On April 8, 2015, insideARM published an article on a CFPB enforcement action regarding technology vendors to a collection operation. That article detailed a CFPB complaint that targeted an alleged debt collection scam in which multiple companies were named as defendant. The companies included, among others, Defendants Universal Debt and Payment Solutions, LLC (“UDPS”) and Credit Power, LLC (“CreditPower”), both organized by Defendant Mohan Bagga. The defendants are collectively referred to as “Debt Collectors.”
Three companies involved in providing payment processing services to the Debt Collectors were also named as defendants. One of those three companies processed payments for the debt collectors and the other two companies were independent sales organizations that marketed the processor’s services to merchants and were responsible for screening and underwriting merchants. The three companies are collectively referred to as “Processors.”
Recently another chapter was written in an opinion by United States District Court Judge Richard W. Story (Northern District of Georgia) in response to a motion to dismiss filed by the three Processors.
Editor’s Note: A voice broadcasting service was also named as a defendant in the original complaint, but was not part of this motion.
The CFPB brought the claim under a provision of the 2010 Dodd–Frank Wall Street Reform and Consumer Financial Protection Act., citing that “[I]t is unlawful for “any person to knowingly or recklessly provide substantial assistance to a covered person or service provider in violation of section 5531 of this title [prohibiting unfair, deceptive, or abusive acts or practices.]”
The Bureau pursued the technology providers as defendants for “providing substantial assistance to the Debt Collectors’ unfair or deceptive conduct.” The CFPB alleged that the technology vendors either knew, or should have known, that the conduct of the Debt Collectors was unfair or deceptive and thus materially contributed to the Debt Collectors’ scheme by providing them access to their products.
The Processors had brought the motion to dismiss on grounds that the CFPB did not adequately allege knowledge or recklessness, or that the Payment Processors provided substantial assistance to the Debt Collectors.
The 59-page Opinion is located here. The opinion goes into great detail discussing the allegations of the complaint, the law governing the case, and the legal standard for the court’s review of the motion.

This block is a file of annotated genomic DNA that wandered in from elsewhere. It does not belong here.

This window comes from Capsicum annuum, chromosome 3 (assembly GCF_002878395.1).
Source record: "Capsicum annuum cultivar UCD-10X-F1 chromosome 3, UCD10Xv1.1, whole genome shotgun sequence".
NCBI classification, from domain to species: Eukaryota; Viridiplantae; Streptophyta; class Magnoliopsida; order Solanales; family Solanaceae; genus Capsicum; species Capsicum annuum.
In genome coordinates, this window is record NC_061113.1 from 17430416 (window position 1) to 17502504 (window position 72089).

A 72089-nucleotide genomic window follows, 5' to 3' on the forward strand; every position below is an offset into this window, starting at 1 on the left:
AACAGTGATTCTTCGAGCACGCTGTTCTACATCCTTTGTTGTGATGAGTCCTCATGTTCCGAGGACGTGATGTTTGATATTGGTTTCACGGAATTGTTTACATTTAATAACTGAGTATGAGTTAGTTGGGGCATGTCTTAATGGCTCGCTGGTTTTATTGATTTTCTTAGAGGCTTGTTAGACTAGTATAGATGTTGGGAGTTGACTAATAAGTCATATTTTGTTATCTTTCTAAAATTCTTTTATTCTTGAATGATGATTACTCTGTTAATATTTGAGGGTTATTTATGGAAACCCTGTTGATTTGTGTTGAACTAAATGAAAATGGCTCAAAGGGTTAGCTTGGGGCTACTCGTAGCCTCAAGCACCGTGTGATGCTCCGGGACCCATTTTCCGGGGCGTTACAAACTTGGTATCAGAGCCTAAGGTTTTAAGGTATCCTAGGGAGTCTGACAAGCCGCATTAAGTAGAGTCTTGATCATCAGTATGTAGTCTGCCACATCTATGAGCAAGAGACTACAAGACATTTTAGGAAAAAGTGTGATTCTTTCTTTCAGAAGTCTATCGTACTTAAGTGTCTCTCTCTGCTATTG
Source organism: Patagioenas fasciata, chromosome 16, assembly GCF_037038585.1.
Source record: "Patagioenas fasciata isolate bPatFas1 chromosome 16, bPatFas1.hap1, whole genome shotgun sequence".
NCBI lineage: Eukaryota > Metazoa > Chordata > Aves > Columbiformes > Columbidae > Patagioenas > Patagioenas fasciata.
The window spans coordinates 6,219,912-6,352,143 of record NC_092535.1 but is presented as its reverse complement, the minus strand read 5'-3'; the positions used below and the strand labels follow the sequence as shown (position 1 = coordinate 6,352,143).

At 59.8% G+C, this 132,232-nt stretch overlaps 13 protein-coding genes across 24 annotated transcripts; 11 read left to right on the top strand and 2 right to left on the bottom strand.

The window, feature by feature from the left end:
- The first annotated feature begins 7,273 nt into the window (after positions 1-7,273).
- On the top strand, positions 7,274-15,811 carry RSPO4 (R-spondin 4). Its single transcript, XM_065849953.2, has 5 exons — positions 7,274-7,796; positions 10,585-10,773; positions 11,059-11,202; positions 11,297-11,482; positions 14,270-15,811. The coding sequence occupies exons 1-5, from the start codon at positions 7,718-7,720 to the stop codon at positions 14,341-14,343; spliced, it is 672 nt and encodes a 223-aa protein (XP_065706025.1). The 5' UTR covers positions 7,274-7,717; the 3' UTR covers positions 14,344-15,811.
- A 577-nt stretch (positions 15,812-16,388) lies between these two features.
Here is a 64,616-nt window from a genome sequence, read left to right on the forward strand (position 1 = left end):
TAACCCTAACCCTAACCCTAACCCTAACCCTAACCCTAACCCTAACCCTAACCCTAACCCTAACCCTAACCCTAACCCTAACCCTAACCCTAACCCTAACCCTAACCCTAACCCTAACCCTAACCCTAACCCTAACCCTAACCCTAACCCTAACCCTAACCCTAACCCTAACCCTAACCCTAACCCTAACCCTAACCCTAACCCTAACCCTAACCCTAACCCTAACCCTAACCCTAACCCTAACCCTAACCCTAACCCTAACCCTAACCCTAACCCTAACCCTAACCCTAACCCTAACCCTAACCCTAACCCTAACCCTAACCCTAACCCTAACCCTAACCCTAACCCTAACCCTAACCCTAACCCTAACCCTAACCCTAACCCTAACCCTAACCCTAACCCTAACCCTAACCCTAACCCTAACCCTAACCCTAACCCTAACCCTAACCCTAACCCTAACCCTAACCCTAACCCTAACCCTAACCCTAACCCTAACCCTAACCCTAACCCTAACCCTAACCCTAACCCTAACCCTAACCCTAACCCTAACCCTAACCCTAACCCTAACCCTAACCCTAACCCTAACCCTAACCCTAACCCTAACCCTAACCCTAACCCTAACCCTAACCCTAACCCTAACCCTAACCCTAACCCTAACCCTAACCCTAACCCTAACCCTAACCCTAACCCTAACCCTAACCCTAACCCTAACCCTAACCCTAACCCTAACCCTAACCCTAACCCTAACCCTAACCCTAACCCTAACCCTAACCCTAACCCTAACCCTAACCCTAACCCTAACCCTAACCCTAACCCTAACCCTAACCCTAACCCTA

The initial issue presented to the court was whether the Complaint adequately alleged knowledge or recklessness on the part of the Processors. The court noted that there was not yet any case law interpreting the substantial-assistance provision of the Dodd–Frank Act. After discussing alternatives the court decided that to survive the motion to dismiss, the CFPB must allege acts satisfying the Eleventh Circuit’s formulation of severe recklessness against each Defendant:
Severe recklessness is limited to those highly unreasonable omissions or misrepresentations that involve not merely simple or even inexcusable negligence, but an extreme departure from the standards of ordinary care, and that present a danger of misleading buyers or sellers which is either known to the defendant or is so obvious that the defendant must have been aware of it.
The court then determined: “Taking all the above allegations together, the Complaint plausibly alleges severe recklessness on the processors’ part.”
The second issue presented to the court was whether the Processors had provided “substantial assistance” to the debt collectors. Again the court discussed alternative positions on defining “substantial assistance.”
After a discussion of the alternatives the court determined that the CFPB had alleged facts that plausibly support a finding that the Processors knowingly or recklessly provided substantial assistance to the Debt Collectors.
Finally the court discussed and determined that the Processors were “covered persons” within the meaning of the CFPA and thus subject to the CFPB jurisdiction. However, the court also noted that even if the Processors were not “covered persons” under the CFPA, they could still be subject to UDAAP liability as service providers. The court then determined that the Processors were “service providers” because they provided meaningful services to the Debt Collectors.
The court denied the motions to dismiss.
As noted in our initial coverage, there are potentially far-reaching ramifications for “service providers” as a result of this case. The ultimate issue may be the amount of due diligence” that will be required by a service provider before doing any work with a company subject to the CFPA.
The CFPB case survived the defendant’s motion to dismiss. insideARM will continue to monitor and report on the story as it develops further.